Forum for Science, Industry and Business

Sponsored by:     3M 
Search our Site:

 

USC researchers identify tumor suppressor that manages cellular cleaning and recycling proceses

07.07.2008
Findings provide insight into regulation of trafficking pathways
Researchers at the University of Southern California (USC) have identified a specific tumor suppressor that manages membrane traffic routes for cellular cleaning and recycling.

The study will be published in the July issue of the journal Nature Cell Biology, and is now available online.

"Our studies indicate that UVRAG tumor suppressor functionally connects and manages two distinct but converged membrane traffic routes for garbage cleaning and cargo recycling," says Chengyu Liang, M.D., Ph.D., assistant professor of research in the Department of Molecular Microbiology and Immunology at the Keck School of Medicine of USC.

The study identified a novel mechanism of the UVRAG tumor suppressor in regulation of autophagy, a mechanism that enables cells to digest or turn over their own contents for maintaining homeostasis (a balanced, stable condition) and responding to various stresses.

Autophagy is marked by the assembly of specialized vesicles called autophagosomes (the cellular equivalent of garbage bags) that engulf damaged proteins, organelles and invading microbes. The "bagged garbage" is then delivered to lysosomes (the cell's garbage disposal system) through autophagic trafficking that involves autophagosome-lysosome fusion. This fusion disposes of waste with the help of lysosomal enzymes for recycling.

The findings of the study indicate that the tumor suppressor UVRAG not only facilities autophagosome formation, but also facilitates autophagosome maturation by association with the C Vps complex, a cellular machinery that facilitates membrane fusion.

In addition to identifying a novel mechanism of the UVRAG tumor suppressor in autophagy regulation, the study also identified UVRAG as an important effector protein in membrane trafficking and demonstrated the connection between endocytic and autophagic trafficking. The research conducted by Liang and colleagues with Jae U. Jung, Ph.D., professor and chair of the Department of Molecular Microbiology and Immunology at the Keck School of Medicine, suggests a functional connection and coordinated regulation of two distinct but converged membrane trafficking pathways.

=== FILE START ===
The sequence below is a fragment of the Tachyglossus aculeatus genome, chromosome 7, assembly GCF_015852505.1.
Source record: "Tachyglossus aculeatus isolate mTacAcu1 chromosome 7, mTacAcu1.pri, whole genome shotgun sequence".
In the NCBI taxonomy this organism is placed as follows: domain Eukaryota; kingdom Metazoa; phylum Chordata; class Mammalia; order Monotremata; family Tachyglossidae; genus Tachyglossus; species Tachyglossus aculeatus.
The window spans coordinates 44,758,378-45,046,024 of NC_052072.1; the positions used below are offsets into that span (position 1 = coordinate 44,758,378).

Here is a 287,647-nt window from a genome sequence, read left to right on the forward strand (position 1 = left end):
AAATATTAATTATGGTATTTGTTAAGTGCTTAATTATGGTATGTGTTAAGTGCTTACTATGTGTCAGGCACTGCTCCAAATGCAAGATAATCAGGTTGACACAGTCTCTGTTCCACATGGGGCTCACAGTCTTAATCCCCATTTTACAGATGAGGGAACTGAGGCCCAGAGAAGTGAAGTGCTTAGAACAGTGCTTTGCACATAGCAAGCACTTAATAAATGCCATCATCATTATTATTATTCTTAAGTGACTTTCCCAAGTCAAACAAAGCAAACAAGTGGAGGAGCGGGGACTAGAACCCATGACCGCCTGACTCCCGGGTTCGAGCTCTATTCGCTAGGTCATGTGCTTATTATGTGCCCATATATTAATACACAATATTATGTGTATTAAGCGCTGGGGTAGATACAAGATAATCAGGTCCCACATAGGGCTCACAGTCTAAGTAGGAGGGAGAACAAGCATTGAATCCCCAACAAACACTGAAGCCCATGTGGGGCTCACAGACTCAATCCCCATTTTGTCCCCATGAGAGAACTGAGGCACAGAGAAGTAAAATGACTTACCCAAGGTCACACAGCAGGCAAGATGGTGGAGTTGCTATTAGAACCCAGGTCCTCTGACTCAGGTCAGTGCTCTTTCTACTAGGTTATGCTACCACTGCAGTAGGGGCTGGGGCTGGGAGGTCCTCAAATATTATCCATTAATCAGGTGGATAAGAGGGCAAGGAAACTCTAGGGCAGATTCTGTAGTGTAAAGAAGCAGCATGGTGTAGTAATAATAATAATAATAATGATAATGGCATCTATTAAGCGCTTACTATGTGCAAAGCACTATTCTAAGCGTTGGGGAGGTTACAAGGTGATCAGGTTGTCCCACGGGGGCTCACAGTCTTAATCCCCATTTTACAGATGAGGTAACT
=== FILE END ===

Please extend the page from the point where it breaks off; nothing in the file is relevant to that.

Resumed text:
"The report provides new insights into understanding some human diseases with compromised autophagic and endosomal trafficking, including cardiomyopathy (a disease of the heart muscle), myopathy (a neuromuscular disease), neuronal ceroid lipofuscinosis (genetic disorders of nerve cells) and Danon Disease )a genetic disorder characterized by heart problems)," Liang says.

The findings warrant further study into whether the UVRAG-mediated trafficking activity contributes to its tumor suppression function, she says.

Meghan Lewit | EurekAlert!
Further information:
http://www.usc.edu

More articles from Studies and Analyses:

nachricht Smart Data Transformation – Surfing the Big Wave
02.12.2016 | Fraunhofer-Institut für Angewandte Informationstechnik FIT

nachricht Climate change could outpace EPA Lake Champlain protections
18.11.2016 | University of Vermont

All articles from Studies and Analyses >>>

The most recent press releases about innovation >>>

Die letzten 5 Focus-News des innovations-reports im Überblick:

Im Focus: Significantly more productivity in USP lasers